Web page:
At the end of March 1562, Arran, with frantic inconsistency, charged Bothwell, with conspiring, with himself, and Gawin Hamilton, the commendator of Killvenning, to carry off the Queen to Dunbarton castle, and to slay her principal ministers. The charges were too serious to be quite disregarded. Bothwell, and Hamilton, were imprisoned. And Arran, being examined before the privy council, at St. Andrews, was soon discovered to be insane. He seems to have been sent to Edinburgh castle, to prevent further mischief from him: Such was the sad fate of the earliest lover of Mary, and of the proffered husband of Elizabeth! On the 19th of April, the privy council required the Duke, his father, to surrender Dunbarton castle to the Queen’s officer; a measure of precaution this, to which there could be no valid objection.
Amidst those disquieting scenes, Mary returned to Edinburgh, early in May. Owing to some intimations of Randolph, before her journey to Fife, she had allowed her mind to swell upon a personal interview, with Elizabeth, in England. Whether Cecil, or Maitland, suggested this idle purpose, cannot now be told: Mary, certainly, laid the matter before her privy council, on the 19th of May: And her counsellors left the decision of the matter to herself, “if she should think her own person to be in any way in surety, upon any promise to be made, by the English Queen.” Mary was so little apprehensive of her personal safety, that she sent Secretary Maitland, to London, to agree upon the detail of such an interview. The Queen wrote to Leicester upon the subject: And her chief minister, the Earl of Mar, addressed a letter to Cecil, upon the same business. For carrying it into effect; a provisional treaty was, actually, agreed upon, so sincere, seemed Elizabeth, for the moment: But, she soon began to vacillate, between the two opinions, whether to meet, or not to meet, the Scotish Queen at Nottingham. At length, in July, she sent that truly respectable statesman, Sir Henry Sidney, to Edinburgh; in order to explain to the Scotish Queen, how inconvenient it would be, to meet her, personally, while the troubles continued, in France. Mary seems to have been disappointed: And, with her usual amenity, wrote her good sister, whose ruling passion was dissimulation, her grief in not seeing the person, in this world, whom she would be gladdest to see.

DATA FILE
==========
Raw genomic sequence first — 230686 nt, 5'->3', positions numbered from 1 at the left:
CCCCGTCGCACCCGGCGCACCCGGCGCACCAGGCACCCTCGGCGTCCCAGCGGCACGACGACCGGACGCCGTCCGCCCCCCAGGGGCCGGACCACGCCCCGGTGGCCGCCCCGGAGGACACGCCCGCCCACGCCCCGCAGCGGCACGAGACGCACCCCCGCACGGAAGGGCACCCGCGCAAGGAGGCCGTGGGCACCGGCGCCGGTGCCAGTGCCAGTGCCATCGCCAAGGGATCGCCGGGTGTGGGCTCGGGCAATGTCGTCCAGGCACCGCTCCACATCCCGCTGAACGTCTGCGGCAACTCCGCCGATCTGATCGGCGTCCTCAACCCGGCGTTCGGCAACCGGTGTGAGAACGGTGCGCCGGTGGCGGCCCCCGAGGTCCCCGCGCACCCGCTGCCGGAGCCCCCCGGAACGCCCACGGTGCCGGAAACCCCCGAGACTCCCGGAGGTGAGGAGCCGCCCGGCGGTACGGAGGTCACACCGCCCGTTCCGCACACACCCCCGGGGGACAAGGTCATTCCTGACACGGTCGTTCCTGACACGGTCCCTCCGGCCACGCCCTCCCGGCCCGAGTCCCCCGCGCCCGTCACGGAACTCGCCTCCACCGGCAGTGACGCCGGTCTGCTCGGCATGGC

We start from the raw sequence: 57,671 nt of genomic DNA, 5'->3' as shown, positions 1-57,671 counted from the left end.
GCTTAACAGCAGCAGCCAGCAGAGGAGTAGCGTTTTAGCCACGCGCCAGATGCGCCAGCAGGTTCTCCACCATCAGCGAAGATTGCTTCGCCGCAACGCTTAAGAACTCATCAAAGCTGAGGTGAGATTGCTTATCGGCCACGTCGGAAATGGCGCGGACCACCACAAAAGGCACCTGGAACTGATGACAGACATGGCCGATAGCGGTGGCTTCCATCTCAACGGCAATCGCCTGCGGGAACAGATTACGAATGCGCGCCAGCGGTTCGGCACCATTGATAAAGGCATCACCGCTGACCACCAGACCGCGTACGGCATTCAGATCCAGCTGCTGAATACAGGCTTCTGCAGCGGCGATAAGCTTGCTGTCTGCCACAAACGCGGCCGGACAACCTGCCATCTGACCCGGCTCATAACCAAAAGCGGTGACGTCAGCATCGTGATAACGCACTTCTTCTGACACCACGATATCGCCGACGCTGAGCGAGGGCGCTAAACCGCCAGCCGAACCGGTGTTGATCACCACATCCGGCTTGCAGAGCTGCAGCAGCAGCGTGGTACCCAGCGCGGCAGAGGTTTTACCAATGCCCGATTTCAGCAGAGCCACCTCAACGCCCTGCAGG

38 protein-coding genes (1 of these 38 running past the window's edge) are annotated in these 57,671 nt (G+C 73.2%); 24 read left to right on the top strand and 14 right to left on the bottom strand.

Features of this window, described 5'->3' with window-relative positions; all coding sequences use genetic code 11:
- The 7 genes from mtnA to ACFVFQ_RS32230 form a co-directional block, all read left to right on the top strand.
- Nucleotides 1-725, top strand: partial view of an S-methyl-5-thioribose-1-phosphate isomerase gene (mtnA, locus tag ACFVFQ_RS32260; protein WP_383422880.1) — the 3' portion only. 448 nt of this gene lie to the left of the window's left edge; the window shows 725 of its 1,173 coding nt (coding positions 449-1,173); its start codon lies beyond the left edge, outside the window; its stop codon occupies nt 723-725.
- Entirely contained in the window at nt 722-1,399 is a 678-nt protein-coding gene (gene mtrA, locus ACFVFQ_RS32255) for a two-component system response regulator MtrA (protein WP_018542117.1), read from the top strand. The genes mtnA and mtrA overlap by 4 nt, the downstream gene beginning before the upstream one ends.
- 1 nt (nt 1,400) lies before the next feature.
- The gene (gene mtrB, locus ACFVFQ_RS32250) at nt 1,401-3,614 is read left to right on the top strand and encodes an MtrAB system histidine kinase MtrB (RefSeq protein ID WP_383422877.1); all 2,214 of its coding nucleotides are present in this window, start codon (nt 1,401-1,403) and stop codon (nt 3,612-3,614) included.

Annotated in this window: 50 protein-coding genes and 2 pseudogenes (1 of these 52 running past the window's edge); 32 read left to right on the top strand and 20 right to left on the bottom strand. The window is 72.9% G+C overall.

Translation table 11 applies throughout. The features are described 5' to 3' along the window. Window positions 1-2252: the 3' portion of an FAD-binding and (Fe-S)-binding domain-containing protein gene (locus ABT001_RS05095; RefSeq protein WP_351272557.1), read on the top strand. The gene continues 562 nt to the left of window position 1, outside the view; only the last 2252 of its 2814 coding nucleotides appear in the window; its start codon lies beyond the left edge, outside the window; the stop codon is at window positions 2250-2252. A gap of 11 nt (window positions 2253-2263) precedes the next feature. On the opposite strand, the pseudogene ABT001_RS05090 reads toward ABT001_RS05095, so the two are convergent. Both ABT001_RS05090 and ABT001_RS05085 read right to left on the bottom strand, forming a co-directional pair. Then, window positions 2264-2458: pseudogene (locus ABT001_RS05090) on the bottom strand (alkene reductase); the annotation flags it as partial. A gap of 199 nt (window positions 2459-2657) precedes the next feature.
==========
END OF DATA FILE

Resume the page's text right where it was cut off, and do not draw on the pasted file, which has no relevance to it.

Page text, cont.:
While the Queen was enjoying the conversation of the accomplished Sidney, in the garden of Holyrood-house, attended by her court, an occurrence happened which illustrates the brutish manners of a coarse military: Captain Heiborne approached the Queen, and delivered her a packet, which she, being engaged with Sir Henry Sidney, delivered unopened to the Earl of Mar, to be considered: And he, at first taking no great care of it, at length opened it, when he found some ribalde verses, with an obscene drawing: On the morrow, the Queen, hearing of this; and feeling the insult, which was thus offered, in the presence of the English ambassador, who might judge of herself otherwise, than any occasion was given, by her, or hers; fell sick, and is greatly grieved at the heart, that Heiborne is fled out of her country, not doubting but that he will be apprehended, where he is, if it be possible: This man, she desireth to be sent unto her, and to that effect, I have written to the lord governor of Berwick, said Randolph to Cecil. But, what ought we to think of Mar’s address, and manners, who instead of offending the Queen’s delicacy, ought to have committed Heiborne’s ribaldry to the fire.
As we now approach the epoch of Mary’s journey into the North, which ended in Huntley’s ruin, it may be here proper, to pause awhile, that we enter more fully into enquiries, with regard to the Queen’s person, and dress, her more private affairs, and domestic establishments.